Scripture tells us that we are created in the image of God (Genesis 1:26-27), and throughout the Bible we are reminded to act justly and to care for those on the margins (Isaiah 58:5-10, Mark 10:21). The United Church of Canada believes that as we lead lives of compassion and justice, “the poor must have priority… over the wants of the rich.” (“The Church and the Economic Crisis (1984)” see 1c.)

Globally, more than one billion people live in extreme poverty, living on less than $1.25 a day. In Canada 4.9 million live in poverty (low-income measure) – with greater rates among people who are Indigenous, racialized, recent immigrants, impacted by disabilities or living in a female-led lone-parent family.

Charitable attempts address symptoms of poverty with soup kitchens, food banks, etc. As important as this work is – charity is not enough. A metaphor commonly used to explain the difference between charity and justice is that charity is helping people who are drowning in the river (certainly needed), while justice is going upstream to see how they’re ending up in the river and working to stop it from happening. Our work falls short of justice when we don’t work to eliminate the structural causes of poverty, or if we lack real connection with those who have lived experience.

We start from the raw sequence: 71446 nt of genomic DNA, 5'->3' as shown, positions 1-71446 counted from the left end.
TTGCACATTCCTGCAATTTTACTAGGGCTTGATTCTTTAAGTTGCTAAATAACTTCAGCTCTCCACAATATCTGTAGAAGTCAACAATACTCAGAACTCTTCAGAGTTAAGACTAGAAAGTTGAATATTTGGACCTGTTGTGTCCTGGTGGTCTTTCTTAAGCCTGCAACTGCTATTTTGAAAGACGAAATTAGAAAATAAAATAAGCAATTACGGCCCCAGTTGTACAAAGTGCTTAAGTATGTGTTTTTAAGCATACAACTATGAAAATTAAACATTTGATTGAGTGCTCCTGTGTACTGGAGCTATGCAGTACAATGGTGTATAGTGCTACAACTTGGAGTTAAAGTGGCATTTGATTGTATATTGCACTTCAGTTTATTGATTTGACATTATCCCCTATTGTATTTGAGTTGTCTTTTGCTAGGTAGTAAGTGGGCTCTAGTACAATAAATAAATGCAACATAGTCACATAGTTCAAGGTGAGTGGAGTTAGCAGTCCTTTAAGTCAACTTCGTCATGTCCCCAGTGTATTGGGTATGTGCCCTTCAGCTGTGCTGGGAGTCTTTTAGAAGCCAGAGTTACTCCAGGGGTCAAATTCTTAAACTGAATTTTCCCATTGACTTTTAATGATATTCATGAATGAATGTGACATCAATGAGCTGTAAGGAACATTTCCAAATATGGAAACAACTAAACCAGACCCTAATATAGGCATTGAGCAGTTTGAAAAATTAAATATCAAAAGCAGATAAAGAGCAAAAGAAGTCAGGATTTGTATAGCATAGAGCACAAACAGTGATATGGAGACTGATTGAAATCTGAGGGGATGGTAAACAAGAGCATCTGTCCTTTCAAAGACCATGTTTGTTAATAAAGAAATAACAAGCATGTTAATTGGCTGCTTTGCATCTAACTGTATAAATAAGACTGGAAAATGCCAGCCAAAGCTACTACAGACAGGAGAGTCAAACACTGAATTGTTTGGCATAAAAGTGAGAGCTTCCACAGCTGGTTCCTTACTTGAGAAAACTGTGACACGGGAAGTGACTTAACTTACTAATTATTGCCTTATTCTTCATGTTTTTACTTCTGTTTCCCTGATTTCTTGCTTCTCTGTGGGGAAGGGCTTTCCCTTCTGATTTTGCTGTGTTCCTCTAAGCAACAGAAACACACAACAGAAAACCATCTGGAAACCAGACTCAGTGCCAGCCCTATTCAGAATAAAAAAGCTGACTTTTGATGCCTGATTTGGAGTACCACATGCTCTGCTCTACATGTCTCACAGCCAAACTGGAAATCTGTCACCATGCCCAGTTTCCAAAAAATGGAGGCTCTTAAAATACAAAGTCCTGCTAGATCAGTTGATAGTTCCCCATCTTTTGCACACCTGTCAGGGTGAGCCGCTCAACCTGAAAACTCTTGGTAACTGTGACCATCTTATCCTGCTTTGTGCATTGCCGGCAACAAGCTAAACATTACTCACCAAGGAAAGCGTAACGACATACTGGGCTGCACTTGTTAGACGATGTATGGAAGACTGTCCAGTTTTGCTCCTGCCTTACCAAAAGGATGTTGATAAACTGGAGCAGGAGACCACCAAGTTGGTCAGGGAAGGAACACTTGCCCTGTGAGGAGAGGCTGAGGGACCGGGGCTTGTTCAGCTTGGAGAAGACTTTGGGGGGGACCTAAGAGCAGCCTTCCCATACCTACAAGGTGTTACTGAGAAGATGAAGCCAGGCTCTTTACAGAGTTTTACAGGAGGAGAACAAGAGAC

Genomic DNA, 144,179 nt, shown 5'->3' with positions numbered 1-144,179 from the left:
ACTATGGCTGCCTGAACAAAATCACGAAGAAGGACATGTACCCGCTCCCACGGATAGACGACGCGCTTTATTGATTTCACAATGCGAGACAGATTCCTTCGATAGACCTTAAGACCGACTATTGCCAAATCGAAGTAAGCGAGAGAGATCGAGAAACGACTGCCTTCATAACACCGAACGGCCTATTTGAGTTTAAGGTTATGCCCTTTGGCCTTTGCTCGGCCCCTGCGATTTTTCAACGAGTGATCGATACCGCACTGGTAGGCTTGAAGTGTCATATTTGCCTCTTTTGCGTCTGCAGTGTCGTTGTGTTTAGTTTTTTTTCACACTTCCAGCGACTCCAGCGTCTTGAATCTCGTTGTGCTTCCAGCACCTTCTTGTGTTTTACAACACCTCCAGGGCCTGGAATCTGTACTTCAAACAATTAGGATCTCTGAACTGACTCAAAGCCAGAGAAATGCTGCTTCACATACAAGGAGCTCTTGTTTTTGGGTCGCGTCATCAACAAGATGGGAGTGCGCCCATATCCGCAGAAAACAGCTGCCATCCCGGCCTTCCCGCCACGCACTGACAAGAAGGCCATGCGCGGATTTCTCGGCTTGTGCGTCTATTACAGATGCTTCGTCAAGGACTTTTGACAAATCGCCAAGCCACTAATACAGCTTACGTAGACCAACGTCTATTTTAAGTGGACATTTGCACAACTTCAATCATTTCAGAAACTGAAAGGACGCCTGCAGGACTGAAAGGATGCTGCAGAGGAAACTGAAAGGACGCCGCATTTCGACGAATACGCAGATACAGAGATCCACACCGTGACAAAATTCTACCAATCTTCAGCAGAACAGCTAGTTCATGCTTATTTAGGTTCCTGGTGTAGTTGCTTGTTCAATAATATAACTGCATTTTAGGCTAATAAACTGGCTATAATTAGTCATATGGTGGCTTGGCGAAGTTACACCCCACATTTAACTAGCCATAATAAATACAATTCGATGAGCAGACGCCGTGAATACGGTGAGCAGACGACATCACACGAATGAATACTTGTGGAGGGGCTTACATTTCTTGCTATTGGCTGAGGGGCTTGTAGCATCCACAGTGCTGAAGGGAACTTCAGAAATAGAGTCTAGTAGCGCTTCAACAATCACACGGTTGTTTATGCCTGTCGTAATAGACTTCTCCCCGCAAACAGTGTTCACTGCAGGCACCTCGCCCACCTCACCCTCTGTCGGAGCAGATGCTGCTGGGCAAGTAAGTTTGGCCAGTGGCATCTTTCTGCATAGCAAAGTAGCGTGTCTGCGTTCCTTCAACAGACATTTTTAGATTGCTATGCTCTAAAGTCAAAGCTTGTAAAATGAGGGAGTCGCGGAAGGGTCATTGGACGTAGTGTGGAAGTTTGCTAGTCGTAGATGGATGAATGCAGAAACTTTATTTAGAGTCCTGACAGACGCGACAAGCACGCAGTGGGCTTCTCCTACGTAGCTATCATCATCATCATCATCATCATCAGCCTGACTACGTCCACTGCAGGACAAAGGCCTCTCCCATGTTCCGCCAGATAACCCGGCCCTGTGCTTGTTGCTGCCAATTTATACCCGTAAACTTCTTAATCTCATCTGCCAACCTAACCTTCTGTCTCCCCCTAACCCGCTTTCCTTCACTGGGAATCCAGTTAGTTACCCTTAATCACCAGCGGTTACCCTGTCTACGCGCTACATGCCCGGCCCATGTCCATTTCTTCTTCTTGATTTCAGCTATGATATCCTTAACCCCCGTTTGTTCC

The United Church works to address issues of poverty through a wide variety of initiatives at the local and regional level. We also work in partnership with organizations in Canada and around the world.

United Church resources:

Our Canadian and Global Partners:

  • ACT Alliance: advocacy, development, and humanitarian relief by over 130 churches working together
  • ASTHA Sansthan: works to empower the  impoverished in India

How might you, or your faith community, deepen your involvement in poverty eradication?